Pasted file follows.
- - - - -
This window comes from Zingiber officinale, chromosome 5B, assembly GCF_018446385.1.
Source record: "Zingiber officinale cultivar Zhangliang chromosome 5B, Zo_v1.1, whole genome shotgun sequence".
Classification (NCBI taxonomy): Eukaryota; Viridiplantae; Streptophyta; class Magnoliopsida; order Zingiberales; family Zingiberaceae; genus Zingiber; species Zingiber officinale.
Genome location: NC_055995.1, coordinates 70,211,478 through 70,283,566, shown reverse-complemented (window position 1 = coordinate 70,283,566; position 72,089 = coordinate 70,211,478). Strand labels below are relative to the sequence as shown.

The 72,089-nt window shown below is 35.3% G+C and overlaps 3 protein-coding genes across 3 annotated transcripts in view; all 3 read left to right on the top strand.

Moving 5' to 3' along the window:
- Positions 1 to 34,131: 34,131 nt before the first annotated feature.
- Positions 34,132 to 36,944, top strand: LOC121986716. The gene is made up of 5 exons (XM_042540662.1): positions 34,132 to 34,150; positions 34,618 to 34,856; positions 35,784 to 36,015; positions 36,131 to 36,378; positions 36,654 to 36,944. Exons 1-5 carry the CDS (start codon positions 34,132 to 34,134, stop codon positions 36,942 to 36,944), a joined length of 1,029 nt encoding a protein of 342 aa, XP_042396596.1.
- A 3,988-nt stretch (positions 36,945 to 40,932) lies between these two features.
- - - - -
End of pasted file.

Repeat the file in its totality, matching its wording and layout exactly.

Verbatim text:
This window comes from Zingiber officinale, chromosome 5B, assembly GCF_018446385.1.
Source record: "Zingiber officinale cultivar Zhangliang chromosome 5B, Zo_v1.1, whole genome shotgun sequence".
Classification (NCBI taxonomy): Eukaryota; Viridiplantae; Streptophyta; class Magnoliopsida; order Zingiberales; family Zingiberaceae; genus Zingiber; species Zingiber officinale.
Genome location: NC_055995.1, coordinates 70,211,478 through 70,283,566, shown reverse-complemented (window position 1 = coordinate 70,283,566; position 72,089 = coordinate 70,211,478). Strand labels below are relative to the sequence as shown.

The 72,089-nt window shown below is 35.3% G+C and overlaps 3 protein-coding genes across 3 annotated transcripts in view; all 3 read left to right on the top strand.

Moving 5' to 3' along the window:
- Positions 1 to 34,131: 34,131 nt before the first annotated feature.
- Positions 34,132 to 36,944, top strand: LOC121986716. The gene is made up of 5 exons (XM_042540662.1): positions 34,132 to 34,150; positions 34,618 to 34,856; positions 35,784 to 36,015; positions 36,131 to 36,378; positions 36,654 to 36,944. Exons 1-5 carry the CDS (start codon positions 34,132 to 34,134, stop codon positions 36,942 to 36,944), a joined length of 1,029 nt encoding a protein of 342 aa, XP_042396596.1.
- A 3,988-nt stretch (positions 36,945 to 40,932) lies between these two features.